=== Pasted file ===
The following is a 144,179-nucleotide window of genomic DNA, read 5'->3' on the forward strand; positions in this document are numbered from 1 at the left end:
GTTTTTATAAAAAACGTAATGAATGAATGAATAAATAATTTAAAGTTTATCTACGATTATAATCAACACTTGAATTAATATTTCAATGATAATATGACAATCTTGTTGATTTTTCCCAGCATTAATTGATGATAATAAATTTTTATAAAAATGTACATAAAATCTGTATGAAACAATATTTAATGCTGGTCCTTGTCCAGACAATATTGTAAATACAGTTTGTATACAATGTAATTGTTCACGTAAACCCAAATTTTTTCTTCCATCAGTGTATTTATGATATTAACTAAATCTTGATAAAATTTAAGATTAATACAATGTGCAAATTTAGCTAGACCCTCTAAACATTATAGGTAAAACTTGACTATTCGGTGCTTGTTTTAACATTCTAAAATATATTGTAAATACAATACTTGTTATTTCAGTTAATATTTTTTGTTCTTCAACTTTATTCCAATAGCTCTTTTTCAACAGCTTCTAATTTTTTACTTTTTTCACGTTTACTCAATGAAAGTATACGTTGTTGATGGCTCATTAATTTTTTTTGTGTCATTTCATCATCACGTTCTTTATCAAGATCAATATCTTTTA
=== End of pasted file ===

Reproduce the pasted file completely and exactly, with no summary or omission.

The following is a 144,179-nucleotide window of genomic DNA, read 5'->3' on the forward strand; positions in this document are numbered from 1 at the left end:
GTTTTTATAAAAAACGTAATGAATGAATGAATAAATAATTTAAAGTTTATCTACGATTATAATCAACACTTGAATTAATATTTCAATGATAATATGACAATCTTGTTGATTTTTCCCAGCATTAATTGATGATAATAAATTTTTATAAAAATGTACATAAAATCTGTATGAAACAATATTTAATGCTGGTCCTTGTCCAGACAATATTGTAAATACAGTTTGTATACAATGTAATTGTTCACGTAAACCCAAATTTTTTCTTCCATCAGTGTATTTATGATATTAACTAAATCTTGATAAAATTTAAGATTAATACAATGTGCAAATTTAGCTAGACCCTCTAAACATTATAGGTAAAACTTGACTATTCGGTGCTTGTTTTAACATTCTAAAATATATTGTAAATACAATACTTGTTATTTCAGTTAATATTTTTTGTTCTTCAACTTTATTCCAATAGCTCTTTTTCAACAGCTTCTAATTTTTTACTTTTTTCACGTTTACTCAATGAAAGTATACGTTGTTGATGGCTCATTAATTTTTTTTGTGTCATTTCATCATCACGTTCTTTATCAAGATCAATATCTTTTA